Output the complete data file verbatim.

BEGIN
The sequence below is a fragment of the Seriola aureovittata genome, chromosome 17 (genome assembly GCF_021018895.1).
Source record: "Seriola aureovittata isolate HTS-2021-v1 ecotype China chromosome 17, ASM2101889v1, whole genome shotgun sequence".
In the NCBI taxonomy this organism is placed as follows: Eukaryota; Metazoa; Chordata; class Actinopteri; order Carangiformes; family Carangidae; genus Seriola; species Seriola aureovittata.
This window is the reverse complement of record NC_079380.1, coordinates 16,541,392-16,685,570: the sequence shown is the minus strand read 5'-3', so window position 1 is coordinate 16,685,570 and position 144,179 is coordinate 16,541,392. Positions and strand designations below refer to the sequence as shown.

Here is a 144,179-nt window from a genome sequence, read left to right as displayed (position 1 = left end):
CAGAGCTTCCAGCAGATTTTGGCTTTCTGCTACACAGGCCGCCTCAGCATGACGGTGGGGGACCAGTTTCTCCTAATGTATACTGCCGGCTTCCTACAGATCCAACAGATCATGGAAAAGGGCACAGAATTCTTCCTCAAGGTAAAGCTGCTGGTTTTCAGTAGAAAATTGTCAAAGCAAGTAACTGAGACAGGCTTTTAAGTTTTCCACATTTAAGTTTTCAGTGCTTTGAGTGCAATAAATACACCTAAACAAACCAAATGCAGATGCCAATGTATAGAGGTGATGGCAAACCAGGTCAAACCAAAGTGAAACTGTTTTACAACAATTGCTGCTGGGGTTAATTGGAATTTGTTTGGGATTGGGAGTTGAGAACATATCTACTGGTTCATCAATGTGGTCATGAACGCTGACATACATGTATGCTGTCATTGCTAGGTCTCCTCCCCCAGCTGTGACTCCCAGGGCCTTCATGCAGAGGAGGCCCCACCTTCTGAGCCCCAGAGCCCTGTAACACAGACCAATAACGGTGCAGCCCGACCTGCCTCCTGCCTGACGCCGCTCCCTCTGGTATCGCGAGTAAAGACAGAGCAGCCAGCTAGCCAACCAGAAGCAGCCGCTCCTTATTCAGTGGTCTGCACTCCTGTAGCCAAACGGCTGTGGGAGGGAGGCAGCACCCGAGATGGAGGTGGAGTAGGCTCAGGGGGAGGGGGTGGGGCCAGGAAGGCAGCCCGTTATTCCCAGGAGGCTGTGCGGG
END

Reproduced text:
The sequence below is a fragment of the Seriola aureovittata genome, chromosome 17 (genome assembly GCF_021018895.1).
Source record: "Seriola aureovittata isolate HTS-2021-v1 ecotype China chromosome 17, ASM2101889v1, whole genome shotgun sequence".
In the NCBI taxonomy this organism is placed as follows: Eukaryota; Metazoa; Chordata; class Actinopteri; order Carangiformes; family Carangidae; genus Seriola; species Seriola aureovittata.
This window is the reverse complement of record NC_079380.1, coordinates 16,541,392-16,685,570: the sequence shown is the minus strand read 5'-3', so window position 1 is coordinate 16,685,570 and position 144,179 is coordinate 16,541,392. Positions and strand designations below refer to the sequence as shown.

Here is a 144,179-nt window from a genome sequence, read left to right as displayed (position 1 = left end):
CAGAGCTTCCAGCAGATTTTGGCTTTCTGCTACACAGGCCGCCTCAGCATGACGGTGGGGGACCAGTTTCTCCTAATGTATACTGCCGGCTTCCTACAGATCCAACAGATCATGGAAAAGGGCACAGAATTCTTCCTCAAGGTAAAGCTGCTGGTTTTCAGTAGAAAATTGTCAAAGCAAGTAACTGAGACAGGCTTTTAAGTTTTCCACATTTAAGTTTTCAGTGCTTTGAGTGCAATAAATACACCTAAACAAACCAAATGCAGATGCCAATGTATAGAGGTGATGGCAAACCAGGTCAAACCAAAGTGAAACTGTTTTACAACAATTGCTGCTGGGGTTAATTGGAATTTGTTTGGGATTGGGAGTTGAGAACATATCTACTGGTTCATCAATGTGGTCATGAACGCTGACATACATGTATGCTGTCATTGCTAGGTCTCCTCCCCCAGCTGTGACTCCCAGGGCCTTCATGCAGAGGAGGCCCCACCTTCTGAGCCCCAGAGCCCTGTAACACAGACCAATAACGGTGCAGCCCGACCTGCCTCCTGCCTGACGCCGCTCCCTCTGGTATCGCGAGTAAAGACAGAGCAGCCAGCTAGCCAACCAGAAGCAGCCGCTCCTTATTCAGTGGTCTGCACTCCTGTAGCCAAACGGCTGTGGGAGGGAGGCAGCACCCGAGATGGAGGTGGAGTAGGCTCAGGGGGAGGGGGTGGGGCCAGGAAGGCAGCCCGTTATTCCCAGGAGGCTGTGCGGG